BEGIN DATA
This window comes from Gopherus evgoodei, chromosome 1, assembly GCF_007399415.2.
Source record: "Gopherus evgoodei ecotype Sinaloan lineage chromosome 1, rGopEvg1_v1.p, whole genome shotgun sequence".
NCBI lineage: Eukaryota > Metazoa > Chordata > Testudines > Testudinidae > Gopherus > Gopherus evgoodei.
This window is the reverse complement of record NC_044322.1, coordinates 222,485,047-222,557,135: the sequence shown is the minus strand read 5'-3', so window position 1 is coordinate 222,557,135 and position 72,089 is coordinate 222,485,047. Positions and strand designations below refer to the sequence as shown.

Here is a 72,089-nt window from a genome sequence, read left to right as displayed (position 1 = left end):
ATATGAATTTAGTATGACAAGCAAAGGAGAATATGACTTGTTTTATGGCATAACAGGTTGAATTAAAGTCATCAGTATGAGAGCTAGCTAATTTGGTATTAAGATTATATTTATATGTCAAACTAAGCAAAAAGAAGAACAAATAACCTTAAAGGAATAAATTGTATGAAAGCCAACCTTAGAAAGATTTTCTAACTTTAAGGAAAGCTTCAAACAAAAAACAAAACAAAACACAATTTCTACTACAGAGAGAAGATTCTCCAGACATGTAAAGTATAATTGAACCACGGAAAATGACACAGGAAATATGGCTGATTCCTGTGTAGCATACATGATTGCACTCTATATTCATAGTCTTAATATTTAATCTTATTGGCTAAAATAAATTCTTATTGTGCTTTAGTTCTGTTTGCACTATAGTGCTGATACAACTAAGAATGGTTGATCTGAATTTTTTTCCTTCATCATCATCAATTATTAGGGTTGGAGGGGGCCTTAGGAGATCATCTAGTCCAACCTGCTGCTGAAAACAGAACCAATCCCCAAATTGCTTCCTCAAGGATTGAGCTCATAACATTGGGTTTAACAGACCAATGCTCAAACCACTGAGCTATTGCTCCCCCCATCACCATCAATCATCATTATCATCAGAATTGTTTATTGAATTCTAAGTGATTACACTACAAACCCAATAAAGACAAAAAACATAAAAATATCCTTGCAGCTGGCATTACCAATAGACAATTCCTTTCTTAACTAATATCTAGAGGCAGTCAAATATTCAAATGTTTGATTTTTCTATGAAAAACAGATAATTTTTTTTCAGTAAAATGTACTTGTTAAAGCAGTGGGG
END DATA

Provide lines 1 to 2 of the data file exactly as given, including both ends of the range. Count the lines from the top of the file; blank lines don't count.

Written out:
This window comes from Gopherus evgoodei, chromosome 1, assembly GCF_007399415.2.
Source record: "Gopherus evgoodei ecotype Sinaloan lineage chromosome 1, rGopEvg1_v1.p, whole genome shotgun sequence".